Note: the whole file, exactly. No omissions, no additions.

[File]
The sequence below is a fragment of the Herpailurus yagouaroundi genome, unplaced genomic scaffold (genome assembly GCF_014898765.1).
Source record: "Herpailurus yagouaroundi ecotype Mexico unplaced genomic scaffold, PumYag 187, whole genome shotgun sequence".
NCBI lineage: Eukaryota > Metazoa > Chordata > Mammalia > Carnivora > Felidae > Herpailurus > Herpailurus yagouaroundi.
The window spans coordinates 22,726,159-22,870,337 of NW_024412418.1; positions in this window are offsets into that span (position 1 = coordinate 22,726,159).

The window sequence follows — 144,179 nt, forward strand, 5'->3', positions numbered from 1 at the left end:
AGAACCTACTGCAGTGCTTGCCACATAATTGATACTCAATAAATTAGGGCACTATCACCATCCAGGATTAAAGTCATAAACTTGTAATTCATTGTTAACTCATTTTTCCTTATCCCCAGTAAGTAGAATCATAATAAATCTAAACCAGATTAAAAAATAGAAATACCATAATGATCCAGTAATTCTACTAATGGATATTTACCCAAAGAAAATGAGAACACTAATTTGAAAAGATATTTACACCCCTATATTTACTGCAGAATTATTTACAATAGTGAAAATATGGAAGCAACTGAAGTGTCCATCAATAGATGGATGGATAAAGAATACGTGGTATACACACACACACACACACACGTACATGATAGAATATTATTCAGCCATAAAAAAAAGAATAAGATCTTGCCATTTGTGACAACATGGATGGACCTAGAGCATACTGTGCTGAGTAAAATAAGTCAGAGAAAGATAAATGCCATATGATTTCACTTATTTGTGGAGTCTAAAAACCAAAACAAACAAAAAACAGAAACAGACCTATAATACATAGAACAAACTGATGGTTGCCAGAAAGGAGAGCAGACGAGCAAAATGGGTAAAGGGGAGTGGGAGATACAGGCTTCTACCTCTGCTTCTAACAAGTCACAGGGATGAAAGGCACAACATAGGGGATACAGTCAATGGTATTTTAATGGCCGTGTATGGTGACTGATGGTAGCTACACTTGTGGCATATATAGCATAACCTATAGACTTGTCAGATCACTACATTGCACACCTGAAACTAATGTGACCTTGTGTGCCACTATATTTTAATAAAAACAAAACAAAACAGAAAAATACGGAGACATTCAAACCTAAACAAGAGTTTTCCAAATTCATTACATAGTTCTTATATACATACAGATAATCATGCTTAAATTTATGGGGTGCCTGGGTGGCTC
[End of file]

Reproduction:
The sequence below is a fragment of the Herpailurus yagouaroundi genome, unplaced genomic scaffold (genome assembly GCF_014898765.1).
Source record: "Herpailurus yagouaroundi ecotype Mexico unplaced genomic scaffold, PumYag 187, whole genome shotgun sequence".
NCBI lineage: Eukaryota > Metazoa > Chordata > Mammalia > Carnivora > Felidae > Herpailurus > Herpailurus yagouaroundi.
The window spans coordinates 22,726,159-22,870,337 of NW_024412418.1; positions in this window are offsets into that span (position 1 = coordinate 22,726,159).

The window sequence follows — 144,179 nt, forward strand, 5'->3', positions numbered from 1 at the left end:
AGAACCTACTGCAGTGCTTGCCACATAATTGATACTCAATAAATTAGGGCACTATCACCATCCAGGATTAAAGTCATAAACTTGTAATTCATTGTTAACTCATTTTTCCTTATCCCCAGTAAGTAGAATCATAATAAATCTAAACCAGATTAAAAAATAGAAATACCATAATGATCCAGTAATTCTACTAATGGATATTTACCCAAAGAAAATGAGAACACTAATTTGAAAAGATATTTACACCCCTATATTTACTGCAGAATTATTTACAATAGTGAAAATATGGAAGCAACTGAAGTGTCCATCAATAGATGGATGGATAAAGAATACGTGGTATACACACACACACACACACACGTACATGATAGAATATTATTCAGCCATAAAAAAAAGAATAAGATCTTGCCATTTGTGACAACATGGATGGACCTAGAGCATACTGTGCTGAGTAAAATAAGTCAGAGAAAGATAAATGCCATATGATTTCACTTATTTGTGGAGTCTAAAAACCAAAACAAACAAAAAACAGAAACAGACCTATAATACATAGAACAAACTGATGGTTGCCAGAAAGGAGAGCAGACGAGCAAAATGGGTAAAGGGGAGTGGGAGATACAGGCTTCTACCTCTGCTTCTAACAAGTCACAGGGATGAAAGGCACAACATAGGGGATACAGTCAATGGTATTTTAATGGCCGTGTATGGTGACTGATGGTAGCTACACTTGTGGCATATATAGCATAACCTATAGACTTGTCAGATCACTACATTGCACACCTGAAACTAATGTGACCTTGTGTGCCACTATATTTTAATAAAAACAAAACAAAACAGAAAAATACGGAGACATTCAAACCTAAACAAGAGTTTTCCAAATTCATTACATAGTTCTTATATACATACAGATAATCATGCTTAAATTTATGGGGTGCCTGGGTGGCTC